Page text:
Security Operations Center
SOC as a Service: Outsourcing Your Security Operations Center
What Is SOC as a Service?
SOC as a Service, also known as a managed SOC, allows organizations to outsource threat detection and incident response activities to a third-party provider. The idea of a managed SOC is to provide the same capabilities of an internal Security Operations Center (SOC) as a subscription-based cloud service. This allows organizations to monitor security events across the IT environment, identify threats, and respond to them, without maintaining an on-premises incident response team.
A 24/7 SOC is considered an essential part of an effective cybersecurity strategy for large organizations, and many small-to-medium organizations are establishing virtual or hybrid SOCs that can provide some SOC capabilities. However, implementing a SOC can be complex and expensive. A full-scale SOC can take years to establish and cost millions of dollars.
SOC as a Service provides organizations with a team of cybersecurity experts specializing in threat monitoring, detection, and investigation. The same team handles response and mitigation of detected threats, in coordination with in-house IT or security teams. Organizations can leverage SOC as a Service immediately, without waiting for recruitment of staff and with minimal upfront expenses.
Related content: Read our guide to CISO as a Service
What Can a Managed SOC Protect?
A managed SOC can protect all visible applications, processes, devices, and systems. The goal is to gain complete visibility and control into the entire threat landscape, including clouds, various endpoints, on-premises servers and software, and third-party services. This level of visibility enables the managed SOC to protect the entire ecosystem against cyber attacks.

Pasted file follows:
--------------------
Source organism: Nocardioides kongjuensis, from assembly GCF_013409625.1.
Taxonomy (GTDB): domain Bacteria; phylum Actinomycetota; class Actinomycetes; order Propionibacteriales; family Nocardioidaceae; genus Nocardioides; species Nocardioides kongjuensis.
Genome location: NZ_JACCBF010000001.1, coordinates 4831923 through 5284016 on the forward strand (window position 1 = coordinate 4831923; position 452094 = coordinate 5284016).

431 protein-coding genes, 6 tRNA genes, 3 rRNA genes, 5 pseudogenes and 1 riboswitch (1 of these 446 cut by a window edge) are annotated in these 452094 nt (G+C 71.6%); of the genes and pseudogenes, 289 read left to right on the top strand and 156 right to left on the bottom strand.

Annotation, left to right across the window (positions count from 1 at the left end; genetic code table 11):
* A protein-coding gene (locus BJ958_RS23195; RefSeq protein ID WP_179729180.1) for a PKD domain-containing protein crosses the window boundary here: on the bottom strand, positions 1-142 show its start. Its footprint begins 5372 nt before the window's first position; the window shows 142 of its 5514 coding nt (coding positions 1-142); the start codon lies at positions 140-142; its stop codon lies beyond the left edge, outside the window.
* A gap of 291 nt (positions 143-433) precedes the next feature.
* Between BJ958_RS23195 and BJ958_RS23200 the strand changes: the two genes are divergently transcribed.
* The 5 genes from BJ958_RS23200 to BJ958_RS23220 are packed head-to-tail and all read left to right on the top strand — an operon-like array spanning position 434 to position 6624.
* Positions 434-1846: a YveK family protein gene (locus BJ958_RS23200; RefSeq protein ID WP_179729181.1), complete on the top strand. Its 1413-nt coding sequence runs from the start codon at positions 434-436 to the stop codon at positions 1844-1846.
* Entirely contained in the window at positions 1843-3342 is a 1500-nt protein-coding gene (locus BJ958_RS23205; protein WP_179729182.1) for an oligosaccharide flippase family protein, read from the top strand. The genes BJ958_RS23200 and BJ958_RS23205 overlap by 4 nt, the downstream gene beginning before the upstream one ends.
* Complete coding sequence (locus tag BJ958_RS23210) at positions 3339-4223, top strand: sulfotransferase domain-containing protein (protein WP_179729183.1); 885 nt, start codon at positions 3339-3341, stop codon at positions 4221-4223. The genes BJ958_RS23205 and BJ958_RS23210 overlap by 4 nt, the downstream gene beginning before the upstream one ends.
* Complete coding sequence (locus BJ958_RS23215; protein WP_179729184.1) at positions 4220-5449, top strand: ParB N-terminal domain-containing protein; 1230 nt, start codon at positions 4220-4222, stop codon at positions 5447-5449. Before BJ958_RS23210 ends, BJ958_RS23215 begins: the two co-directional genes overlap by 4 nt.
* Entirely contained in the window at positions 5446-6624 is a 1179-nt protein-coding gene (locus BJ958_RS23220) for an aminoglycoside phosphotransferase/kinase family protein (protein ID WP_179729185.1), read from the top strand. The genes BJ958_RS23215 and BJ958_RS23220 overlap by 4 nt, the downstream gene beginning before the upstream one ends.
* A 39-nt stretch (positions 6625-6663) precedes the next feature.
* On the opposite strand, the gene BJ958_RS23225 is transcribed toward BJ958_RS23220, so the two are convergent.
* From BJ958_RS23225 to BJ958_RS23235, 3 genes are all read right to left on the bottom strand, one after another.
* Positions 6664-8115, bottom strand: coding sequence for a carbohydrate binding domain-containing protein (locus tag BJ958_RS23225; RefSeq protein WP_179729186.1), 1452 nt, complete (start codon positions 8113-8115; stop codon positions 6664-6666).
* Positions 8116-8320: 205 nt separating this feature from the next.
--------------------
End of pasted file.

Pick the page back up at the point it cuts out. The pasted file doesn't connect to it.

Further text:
Preparation and Preventative Maintenance
Managed SOC services strive to prevent as many issues as possible while preparing for likely scenarios. Preparation involves keeping informed on the latest security innovations, cybercrime trends, and new threats, using this research to inform cybersecurity efforts. Preventive maintenance involves setting up controls to prevent threats, such as system updates, patching vulnerabilities, allowlists, and updating firewall policies.
Continuous Proactive Monitoring
A managed SOC continuously and proactively monitors the environment, looking for anomalies and suspicious activity. Using advanced tools like endpoint detection and response (EDR) and security information and event management (SIEM), a managed SOC can achieve 24/7 monitoring. Advanced tools with behavioral analysis can automatically detect suspicious activity to minimize the scope of human triage and analysis.